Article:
Wednesday, March 18, 2009

Arrested Development?

One of the most interesting and challenging arguments used by Catholics to defend doctrines that Protestants consider pure novelties is the argument from the devel-opment of doctrine, which states that though the initial deposit of the faith was given intact to the apostles and from the apostles to the first generation of bishops, the church’s understanding of the deposit develops over time, usually as a result of controversy or heresy.

There are a couple examples that are commonly used by Catholics to demonstrate their point. One is the canon of Scripture. Though by the year 90 AD (or thereabouts) the final book of the New Testament had been written, it took the church a good number of years to arrive at this conclusion. Likewise with the doctrine of the Trinity or the hypostatic union of the two natures in the one Person of Christ. The fact that these doctrines were not formally propounded until the fourth- and fifth centuries does not in any way diminish their validity. Therefore, insists the Catholic, just because the dogmas of papal infallibility or the assumption of the blessed virgin Mary were not formulated until the nineteenth century does not mean we should balk at them. If the Trinity had taken another thousand years to state officially, would it be any less true?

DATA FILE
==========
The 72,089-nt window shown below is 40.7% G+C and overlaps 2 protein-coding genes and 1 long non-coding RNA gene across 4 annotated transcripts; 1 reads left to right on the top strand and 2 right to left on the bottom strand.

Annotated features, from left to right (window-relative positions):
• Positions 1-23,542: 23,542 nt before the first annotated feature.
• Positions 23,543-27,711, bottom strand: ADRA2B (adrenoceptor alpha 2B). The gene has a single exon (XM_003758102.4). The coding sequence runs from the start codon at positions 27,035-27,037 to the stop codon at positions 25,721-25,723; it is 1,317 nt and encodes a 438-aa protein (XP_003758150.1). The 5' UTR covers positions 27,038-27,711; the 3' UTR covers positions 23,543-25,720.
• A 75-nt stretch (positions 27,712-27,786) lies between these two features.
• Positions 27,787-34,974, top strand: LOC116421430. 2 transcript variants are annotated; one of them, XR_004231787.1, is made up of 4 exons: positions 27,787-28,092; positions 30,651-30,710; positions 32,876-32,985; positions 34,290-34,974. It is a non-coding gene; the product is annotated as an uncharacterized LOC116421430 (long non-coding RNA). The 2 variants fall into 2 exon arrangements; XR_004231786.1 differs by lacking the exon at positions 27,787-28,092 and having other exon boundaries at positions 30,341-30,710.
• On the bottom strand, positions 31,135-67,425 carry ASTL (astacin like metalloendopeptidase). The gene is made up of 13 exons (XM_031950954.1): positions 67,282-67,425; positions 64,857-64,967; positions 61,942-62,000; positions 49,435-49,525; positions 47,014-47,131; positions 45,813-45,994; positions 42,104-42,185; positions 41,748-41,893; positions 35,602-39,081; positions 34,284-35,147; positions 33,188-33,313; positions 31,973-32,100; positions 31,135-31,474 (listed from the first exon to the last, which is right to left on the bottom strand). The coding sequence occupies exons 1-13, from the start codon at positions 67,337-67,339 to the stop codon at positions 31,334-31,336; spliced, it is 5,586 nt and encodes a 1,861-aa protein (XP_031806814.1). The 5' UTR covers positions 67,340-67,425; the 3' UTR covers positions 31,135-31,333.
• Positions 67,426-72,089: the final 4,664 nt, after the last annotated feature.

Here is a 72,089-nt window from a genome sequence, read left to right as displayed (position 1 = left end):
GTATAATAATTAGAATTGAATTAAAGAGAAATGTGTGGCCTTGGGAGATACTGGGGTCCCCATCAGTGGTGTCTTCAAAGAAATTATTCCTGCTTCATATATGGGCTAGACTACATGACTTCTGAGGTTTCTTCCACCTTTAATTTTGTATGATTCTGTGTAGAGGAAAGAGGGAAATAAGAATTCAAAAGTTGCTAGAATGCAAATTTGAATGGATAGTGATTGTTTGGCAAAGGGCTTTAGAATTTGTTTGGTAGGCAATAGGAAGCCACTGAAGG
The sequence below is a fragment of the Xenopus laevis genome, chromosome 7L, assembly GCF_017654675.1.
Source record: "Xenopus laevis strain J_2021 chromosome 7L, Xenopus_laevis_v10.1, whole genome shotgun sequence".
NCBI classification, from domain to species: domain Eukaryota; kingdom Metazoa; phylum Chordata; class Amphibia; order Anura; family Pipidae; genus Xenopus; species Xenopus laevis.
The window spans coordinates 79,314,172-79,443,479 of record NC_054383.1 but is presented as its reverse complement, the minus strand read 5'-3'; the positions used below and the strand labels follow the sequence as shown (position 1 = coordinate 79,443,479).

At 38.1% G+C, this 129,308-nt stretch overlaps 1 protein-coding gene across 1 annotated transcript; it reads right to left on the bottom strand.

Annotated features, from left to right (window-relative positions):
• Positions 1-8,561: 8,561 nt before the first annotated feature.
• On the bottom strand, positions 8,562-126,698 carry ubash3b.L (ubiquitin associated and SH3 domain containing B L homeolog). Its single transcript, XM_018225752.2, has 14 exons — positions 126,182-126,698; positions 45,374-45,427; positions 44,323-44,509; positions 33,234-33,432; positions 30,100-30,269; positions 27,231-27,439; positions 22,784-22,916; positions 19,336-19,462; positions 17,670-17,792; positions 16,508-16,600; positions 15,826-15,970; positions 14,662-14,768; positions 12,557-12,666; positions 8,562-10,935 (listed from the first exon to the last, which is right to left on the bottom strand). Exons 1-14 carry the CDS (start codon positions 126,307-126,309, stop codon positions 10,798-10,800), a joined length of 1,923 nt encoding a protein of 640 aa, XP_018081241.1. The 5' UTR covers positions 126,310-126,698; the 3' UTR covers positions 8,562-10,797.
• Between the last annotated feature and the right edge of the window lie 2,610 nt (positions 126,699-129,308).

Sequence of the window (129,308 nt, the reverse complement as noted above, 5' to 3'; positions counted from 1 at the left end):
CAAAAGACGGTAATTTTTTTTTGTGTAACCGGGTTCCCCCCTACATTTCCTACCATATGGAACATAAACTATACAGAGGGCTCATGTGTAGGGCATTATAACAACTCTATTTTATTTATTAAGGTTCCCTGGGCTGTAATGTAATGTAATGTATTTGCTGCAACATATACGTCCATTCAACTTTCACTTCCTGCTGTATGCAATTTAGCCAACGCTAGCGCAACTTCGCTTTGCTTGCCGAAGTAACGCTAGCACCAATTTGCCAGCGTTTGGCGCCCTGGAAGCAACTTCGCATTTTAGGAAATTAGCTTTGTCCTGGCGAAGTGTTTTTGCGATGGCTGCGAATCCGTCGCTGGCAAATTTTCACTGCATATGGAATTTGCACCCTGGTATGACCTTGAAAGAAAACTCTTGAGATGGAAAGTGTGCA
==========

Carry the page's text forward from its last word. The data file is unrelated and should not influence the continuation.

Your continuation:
Now on the one hand this makes a lot of sense. I mean, a case could certainly be made that the church of Acts 2 would barely have recognized the church of Acts 15 if it had been given a crystal ball. Elders? Deacons? Gentiles? What happened to our simple movement, how did it get so complex?

But on the other hand, I fail to see how certain dogmas can honestly be said to be developments in the church’s understanding of the original deposit of faith, and when I hear Catholics insist that they would never think of adding anything to what God has revealed in his Word, I just scratch my head. Take the sale of indulgences as one example (does that one count as dogma?), or take as another the immaculate conception and assumption of Mary. Sure, I’ve read the arguments and heard the logic behind these teachings, and though they are unpersuasive they are certainly plausible. But insisting that they are actually biblical, well, that’s another issue.

What am I missing?